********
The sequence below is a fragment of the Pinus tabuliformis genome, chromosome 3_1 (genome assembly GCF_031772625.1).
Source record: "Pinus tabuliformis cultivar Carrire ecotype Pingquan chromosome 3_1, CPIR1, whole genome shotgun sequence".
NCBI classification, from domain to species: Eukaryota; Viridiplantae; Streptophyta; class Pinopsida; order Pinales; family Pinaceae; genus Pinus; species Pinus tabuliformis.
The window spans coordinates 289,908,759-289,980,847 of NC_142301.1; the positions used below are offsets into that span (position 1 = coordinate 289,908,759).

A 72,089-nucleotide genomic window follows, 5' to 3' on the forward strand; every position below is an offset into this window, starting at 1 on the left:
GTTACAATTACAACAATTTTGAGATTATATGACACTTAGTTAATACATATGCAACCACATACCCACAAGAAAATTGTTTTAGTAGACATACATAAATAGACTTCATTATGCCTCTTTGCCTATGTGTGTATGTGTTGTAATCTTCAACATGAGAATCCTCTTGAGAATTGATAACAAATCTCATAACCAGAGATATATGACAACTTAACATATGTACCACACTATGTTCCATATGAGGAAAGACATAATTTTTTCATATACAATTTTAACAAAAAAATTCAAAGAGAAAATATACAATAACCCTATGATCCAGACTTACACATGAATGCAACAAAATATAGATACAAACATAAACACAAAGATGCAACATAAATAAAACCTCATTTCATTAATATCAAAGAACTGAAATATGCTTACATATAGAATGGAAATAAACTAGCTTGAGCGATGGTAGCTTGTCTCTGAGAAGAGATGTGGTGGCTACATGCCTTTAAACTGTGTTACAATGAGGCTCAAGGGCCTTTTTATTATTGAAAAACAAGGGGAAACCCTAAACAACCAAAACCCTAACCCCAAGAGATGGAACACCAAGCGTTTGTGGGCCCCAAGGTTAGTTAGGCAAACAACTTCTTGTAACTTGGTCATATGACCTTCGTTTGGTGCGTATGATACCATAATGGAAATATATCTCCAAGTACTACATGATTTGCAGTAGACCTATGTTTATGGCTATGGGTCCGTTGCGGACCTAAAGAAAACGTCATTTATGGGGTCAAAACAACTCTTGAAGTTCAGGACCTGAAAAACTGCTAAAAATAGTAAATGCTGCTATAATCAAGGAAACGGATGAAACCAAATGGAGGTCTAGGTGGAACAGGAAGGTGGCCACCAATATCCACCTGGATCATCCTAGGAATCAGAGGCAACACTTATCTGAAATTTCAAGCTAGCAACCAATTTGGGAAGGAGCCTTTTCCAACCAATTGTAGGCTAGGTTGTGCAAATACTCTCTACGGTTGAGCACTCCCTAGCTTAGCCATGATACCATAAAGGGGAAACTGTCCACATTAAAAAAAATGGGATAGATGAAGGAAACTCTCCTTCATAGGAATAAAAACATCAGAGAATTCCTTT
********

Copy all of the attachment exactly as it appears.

The sequence below is a fragment of the Pinus tabuliformis genome, chromosome 3_1 (genome assembly GCF_031772625.1).
Source record: "Pinus tabuliformis cultivar Carrire ecotype Pingquan chromosome 3_1, CPIR1, whole genome shotgun sequence".
NCBI classification, from domain to species: Eukaryota; Viridiplantae; Streptophyta; class Pinopsida; order Pinales; family Pinaceae; genus Pinus; species Pinus tabuliformis.
The window spans coordinates 289,908,759-289,980,847 of NC_142301.1; the positions used below are offsets into that span (position 1 = coordinate 289,908,759).

A 72,089-nucleotide genomic window follows, 5' to 3' on the forward strand; every position below is an offset into this window, starting at 1 on the left:
GTTACAATTACAACAATTTTGAGATTATATGACACTTAGTTAATACATATGCAACCACATACCCACAAGAAAATTGTTTTAGTAGACATACATAAATAGACTTCATTATGCCTCTTTGCCTATGTGTGTATGTGTTGTAATCTTCAACATGAGAATCCTCTTGAGAATTGATAACAAATCTCATAACCAGAGATATATGACAACTTAACATATGTACCACACTATGTTCCATATGAGGAAAGACATAATTTTTTCATATACAATTTTAACAAAAAAATTCAAAGAGAAAATATACAATAACCCTATGATCCAGACTTACACATGAATGCAACAAAATATAGATACAAACATAAACACAAAGATGCAACATAAATAAAACCTCATTTCATTAATATCAAAGAACTGAAATATGCTTACATATAGAATGGAAATAAACTAGCTTGAGCGATGGTAGCTTGTCTCTGAGAAGAGATGTGGTGGCTACATGCCTTTAAACTGTGTTACAATGAGGCTCAAGGGCCTTTTTATTATTGAAAAACAAGGGGAAACCCTAAACAACCAAAACCCTAACCCCAAGAGATGGAACACCAAGCGTTTGTGGGCCCCAAGGTTAGTTAGGCAAACAACTTCTTGTAACTTGGTCATATGACCTTCGTTTGGTGCGTATGATACCATAATGGAAATATATCTCCAAGTACTACATGATTTGCAGTAGACCTATGTTTATGGCTATGGGTCCGTTGCGGACCTAAAGAAAACGTCATTTATGGGGTCAAAACAACTCTTGAAGTTCAGGACCTGAAAAACTGCTAAAAATAGTAAATGCTGCTATAATCAAGGAAACGGATGAAACCAAATGGAGGTCTAGGTGGAACAGGAAGGTGGCCACCAATATCCACCTGGATCATCCTAGGAATCAGAGGCAACACTTATCTGAAATTTCAAGCTAGCAACCAATTTGGGAAGGAGCCTTTTCCAACCAATTGTAGGCTAGGTTGTGCAAATACTCTCTACGGTTGAGCACTCCCTAGCTTAGCCATGATACCATAAAGGGGAAACTGTCCACATTAAAAAAAATGGGATAGATGAAGGAAACTCTCCTTCATAGGAATAAAAACATCAGAGAATTCCTTT